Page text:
Are the characters shown in the RRR movie real? Yes, but most of their on-screen adventures are fiction. The authors loosely mixed some facts, from the revolutionaries’ lives with conjecture and a healthy dose of horse imagination. Well, I guess we don’t have to explain to anyone that no one threw tigers at British soldiers.
Alluri Sitarama Raju
Alluri Seetharama Raju was born in 1897 (according to other sources in 1898). As a young man, he traveled around the country. After dropping out of college, he became interested in religion. Raju began practicing sannyasa, which means giving up materialistic desires and devoting to spiritual meditation. During his travels, he witnessed many atrocities committed by the British. He also became acquainted with the revolutionary movement. Eventually settled in the Visakhapatnam region where he lived among the Manyam tribes. His natural charisma caused him to quickly gain fame and respect. As Raju was an extremely religious person, people began to believe that he possessed superhuman powers and was some sort of messiah. Some of these myths were probably created by Raju himself.
For the tribes under him, the biggest problem was the British jungle regulations. The tribes practiced a technique called podu. Tribe would select an area of jungle, then burn it for farmland. This type of land was fertile and yielded a lot of crops. This disturbed the English, as they preferred to use the wood to build railroads and ships. Public discontent with the harsh regulations led to the Manyama Rebellion (also known as the Rampa Rebellion) in 1922, led by Raju.
Raju’s tactics were based on guerrilla warfare. The leader trained people in fighting techniques with white weapons (bows, spears) and developed methods of simple communication (whistles, beating drums). He and his trained troop ransacked police stations, seizing weapons and ammunition from them. In the movie, a reference to these events is the plan to give every Indian a gun. With each attack, his fame and number of followers grew. The rebel was becoming a folk hero. The British couldn’t catch him because they didn’t know the area, and local residents refused to cooperate. The manhunt lasted two years. On May 7, 1924, Raju was caught and executed by firing squad.
The circumstances of his father’s death, his career in the police, and his grand plan for revenge are the work of fiction.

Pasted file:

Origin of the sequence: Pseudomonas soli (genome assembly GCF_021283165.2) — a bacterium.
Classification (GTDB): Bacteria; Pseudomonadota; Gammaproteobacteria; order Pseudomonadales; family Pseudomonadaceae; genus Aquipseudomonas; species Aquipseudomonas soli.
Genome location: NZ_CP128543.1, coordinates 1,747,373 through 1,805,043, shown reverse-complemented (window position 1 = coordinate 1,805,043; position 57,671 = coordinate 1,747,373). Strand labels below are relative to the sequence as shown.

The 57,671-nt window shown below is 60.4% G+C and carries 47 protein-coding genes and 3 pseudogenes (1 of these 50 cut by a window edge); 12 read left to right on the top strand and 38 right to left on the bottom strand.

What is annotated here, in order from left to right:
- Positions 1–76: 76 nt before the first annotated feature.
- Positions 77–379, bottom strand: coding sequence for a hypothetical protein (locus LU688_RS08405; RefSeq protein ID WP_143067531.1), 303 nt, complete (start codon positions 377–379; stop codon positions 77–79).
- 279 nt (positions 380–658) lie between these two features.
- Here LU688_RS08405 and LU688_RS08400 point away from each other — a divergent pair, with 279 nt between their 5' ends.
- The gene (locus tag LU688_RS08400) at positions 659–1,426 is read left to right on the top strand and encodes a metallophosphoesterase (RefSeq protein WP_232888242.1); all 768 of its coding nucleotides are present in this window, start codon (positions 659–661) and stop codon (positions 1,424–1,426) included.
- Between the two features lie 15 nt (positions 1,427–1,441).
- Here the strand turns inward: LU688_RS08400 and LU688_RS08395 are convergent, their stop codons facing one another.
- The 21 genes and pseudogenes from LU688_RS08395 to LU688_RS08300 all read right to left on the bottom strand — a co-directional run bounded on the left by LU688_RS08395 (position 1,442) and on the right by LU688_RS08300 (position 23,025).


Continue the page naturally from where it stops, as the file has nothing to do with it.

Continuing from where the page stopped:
Komaram Bheem was born in 1900 in the southern Indian village of Sankepalli. The area was the seat of an independent state of Muslim Nizams. The Nizams recognized British sovereignty in exchange for retaining power. Although they were subject to the British, their area retained partial autonomy. Muslim superiors enforced discipline in extremely cruel ways. A minor infraction was punishable by amputation of a limb and death for opposition. This is how Bheem’s father died.
In his youth, Bheem killed a tax collector terrorizing the village. This forced him to escape to Ćandrapur, where he took refuge with a publisher distributing anti-British press. Working at the publishing house was a substitute for education. Bheem learned to read and write English, Hindi and Urdu, as well as learned the basics of law. When his employer was arrested, Bheem fled to Assam, where he worked on a plantation. There he was arrested for participating in a protest.
After escaping from prison (after only four days), Bheem returned to his hometown. He became the village supervisor’s right-hand man. Using his knowledge of languages, he helped in legal disputes. This brought him local fame. At the same time he got married. After some time, he and his wife returned to the Gond tribe (from which he originated) to cultivate the land. There, the situation from his childhood repeated. The Nizams tried to force him to leave the inhabited land, arguing that it belonged to the state. At first Bheem tried to lodge complaints, directly with the Nizam (the region’s ruler), but when these went unanswered, he organized a militia and began a guerrilla war that lasted 12 years. His main demand was to recognize the lands of the Gond tribe as an area independent of the Nizam. His troops were extremely difficult to track, as Bheem was supported by the leaders of at least a dozen local tribes. Eventually, the Nizams hired a paid informant. The result was an ambush prepared in September 1940. Although Bheem’s men were armed only with primitive white weapons (javelins, bows, axes), Bheem refused to surrender and fell in the battle. In the movie, a reference is made in the scene of the death of Raju’s father. The legend claims that the enemies shot at his body until it turned into a shapeless mass, as they feared that Bheem, with the help of sorcery, would return from the afterlife.
Did Bheem and Raju ever meet?
Their paths probably never crossed. By the time Bheem was working on the plantation, the Raju rebellion was already underway, so Bheem must have heard of him, but the chances that they had at least brief contact are very small. It is also known that Bheem was motivated to revolt by the legend of another revolutionary, Ramji Gond.
Are there any other movies about Bheem and Raju?
Both characters in the movie have been portrayed before.
In 1974, the movie “Alluri Seetarama Raju” was released.
In 1990, a work dedicated to Bheem was filmed, entitled “Komaram Bheem.”